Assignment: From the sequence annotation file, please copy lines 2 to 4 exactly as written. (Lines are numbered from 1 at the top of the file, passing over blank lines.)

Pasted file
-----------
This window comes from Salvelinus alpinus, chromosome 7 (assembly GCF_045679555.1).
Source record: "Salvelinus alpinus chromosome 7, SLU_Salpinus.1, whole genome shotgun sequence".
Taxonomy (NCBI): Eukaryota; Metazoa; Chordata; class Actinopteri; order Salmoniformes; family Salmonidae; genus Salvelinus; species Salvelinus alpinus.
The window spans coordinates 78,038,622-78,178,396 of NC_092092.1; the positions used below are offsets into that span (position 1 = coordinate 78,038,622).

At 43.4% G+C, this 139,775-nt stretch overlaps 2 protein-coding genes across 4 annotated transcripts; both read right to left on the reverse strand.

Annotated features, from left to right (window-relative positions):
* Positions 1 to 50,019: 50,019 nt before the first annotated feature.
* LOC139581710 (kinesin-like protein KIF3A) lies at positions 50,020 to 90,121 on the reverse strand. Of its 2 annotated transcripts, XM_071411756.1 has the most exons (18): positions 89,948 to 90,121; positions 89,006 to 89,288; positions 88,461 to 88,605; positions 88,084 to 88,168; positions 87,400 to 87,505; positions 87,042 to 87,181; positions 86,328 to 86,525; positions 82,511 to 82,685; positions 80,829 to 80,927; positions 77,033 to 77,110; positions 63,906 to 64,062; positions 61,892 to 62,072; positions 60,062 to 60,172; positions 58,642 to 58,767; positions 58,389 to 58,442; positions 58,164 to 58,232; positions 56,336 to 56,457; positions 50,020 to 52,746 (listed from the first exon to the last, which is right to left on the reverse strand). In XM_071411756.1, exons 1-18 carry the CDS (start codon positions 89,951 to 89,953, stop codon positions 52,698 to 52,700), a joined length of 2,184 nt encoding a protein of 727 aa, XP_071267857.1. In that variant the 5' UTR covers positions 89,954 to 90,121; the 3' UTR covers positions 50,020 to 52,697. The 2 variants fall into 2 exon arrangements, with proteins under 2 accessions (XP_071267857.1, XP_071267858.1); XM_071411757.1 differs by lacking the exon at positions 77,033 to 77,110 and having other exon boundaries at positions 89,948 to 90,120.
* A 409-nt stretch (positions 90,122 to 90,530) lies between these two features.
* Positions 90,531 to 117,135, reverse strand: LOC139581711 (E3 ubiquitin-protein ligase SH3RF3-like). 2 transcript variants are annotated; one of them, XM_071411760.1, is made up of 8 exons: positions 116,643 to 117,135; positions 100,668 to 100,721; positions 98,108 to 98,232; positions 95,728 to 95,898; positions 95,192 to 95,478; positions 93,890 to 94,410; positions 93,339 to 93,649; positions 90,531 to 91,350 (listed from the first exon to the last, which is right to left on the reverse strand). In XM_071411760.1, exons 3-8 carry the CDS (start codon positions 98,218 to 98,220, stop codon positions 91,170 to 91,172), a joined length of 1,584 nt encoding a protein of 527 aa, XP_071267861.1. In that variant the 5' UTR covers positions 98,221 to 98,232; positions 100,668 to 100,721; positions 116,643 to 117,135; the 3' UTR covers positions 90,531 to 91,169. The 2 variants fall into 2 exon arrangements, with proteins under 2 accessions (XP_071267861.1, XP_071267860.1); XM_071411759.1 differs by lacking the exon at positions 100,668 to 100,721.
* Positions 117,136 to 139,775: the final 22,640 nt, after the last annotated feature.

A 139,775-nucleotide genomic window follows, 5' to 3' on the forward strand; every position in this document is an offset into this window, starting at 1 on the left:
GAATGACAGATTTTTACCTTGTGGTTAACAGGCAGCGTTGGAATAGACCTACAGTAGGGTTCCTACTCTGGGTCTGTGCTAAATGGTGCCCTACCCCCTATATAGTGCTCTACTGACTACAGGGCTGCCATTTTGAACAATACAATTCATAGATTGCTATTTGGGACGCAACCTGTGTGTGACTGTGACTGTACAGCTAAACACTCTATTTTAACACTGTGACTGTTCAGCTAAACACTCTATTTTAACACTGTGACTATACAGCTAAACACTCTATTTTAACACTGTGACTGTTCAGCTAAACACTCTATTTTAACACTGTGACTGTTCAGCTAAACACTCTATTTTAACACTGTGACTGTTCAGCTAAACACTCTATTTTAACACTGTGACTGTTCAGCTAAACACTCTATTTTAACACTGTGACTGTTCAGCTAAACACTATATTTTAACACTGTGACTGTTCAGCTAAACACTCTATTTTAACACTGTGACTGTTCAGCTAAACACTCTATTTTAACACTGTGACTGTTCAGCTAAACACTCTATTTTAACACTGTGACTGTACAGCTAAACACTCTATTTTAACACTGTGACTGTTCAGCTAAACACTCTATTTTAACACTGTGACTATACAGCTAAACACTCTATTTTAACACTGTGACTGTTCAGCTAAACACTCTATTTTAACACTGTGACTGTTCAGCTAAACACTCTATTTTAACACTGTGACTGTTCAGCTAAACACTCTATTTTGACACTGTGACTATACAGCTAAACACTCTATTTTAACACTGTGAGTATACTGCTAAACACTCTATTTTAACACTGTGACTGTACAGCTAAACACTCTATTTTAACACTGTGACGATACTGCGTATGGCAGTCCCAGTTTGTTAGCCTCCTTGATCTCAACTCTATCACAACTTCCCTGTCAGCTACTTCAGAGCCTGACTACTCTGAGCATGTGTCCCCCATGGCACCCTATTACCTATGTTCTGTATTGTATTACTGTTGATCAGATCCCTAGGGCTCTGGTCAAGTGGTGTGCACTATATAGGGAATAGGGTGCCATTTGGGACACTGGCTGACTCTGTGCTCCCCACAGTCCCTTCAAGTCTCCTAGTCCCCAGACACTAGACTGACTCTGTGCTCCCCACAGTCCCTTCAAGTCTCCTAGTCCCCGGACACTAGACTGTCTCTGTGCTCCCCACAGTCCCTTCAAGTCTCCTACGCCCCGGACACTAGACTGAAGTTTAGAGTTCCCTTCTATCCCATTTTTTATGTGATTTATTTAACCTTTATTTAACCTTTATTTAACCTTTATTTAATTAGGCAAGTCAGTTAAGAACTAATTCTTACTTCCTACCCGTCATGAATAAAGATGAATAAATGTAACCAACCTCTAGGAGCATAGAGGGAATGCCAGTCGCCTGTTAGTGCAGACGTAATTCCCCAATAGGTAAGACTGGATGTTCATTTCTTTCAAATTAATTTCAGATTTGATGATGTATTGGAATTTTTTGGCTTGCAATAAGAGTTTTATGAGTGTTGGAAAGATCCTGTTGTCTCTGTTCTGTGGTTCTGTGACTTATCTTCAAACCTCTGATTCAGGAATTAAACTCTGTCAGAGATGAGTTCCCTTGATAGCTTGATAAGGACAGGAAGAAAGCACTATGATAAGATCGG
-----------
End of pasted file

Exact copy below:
Source record: "Salvelinus alpinus chromosome 7, SLU_Salpinus.1, whole genome shotgun sequence".
Taxonomy (NCBI): Eukaryota; Metazoa; Chordata; class Actinopteri; order Salmoniformes; family Salmonidae; genus Salvelinus; species Salvelinus alpinus.
The window spans coordinates 78,038,622-78,178,396 of NC_092092.1; the positions used below are offsets into that span (position 1 = coordinate 78,038,622).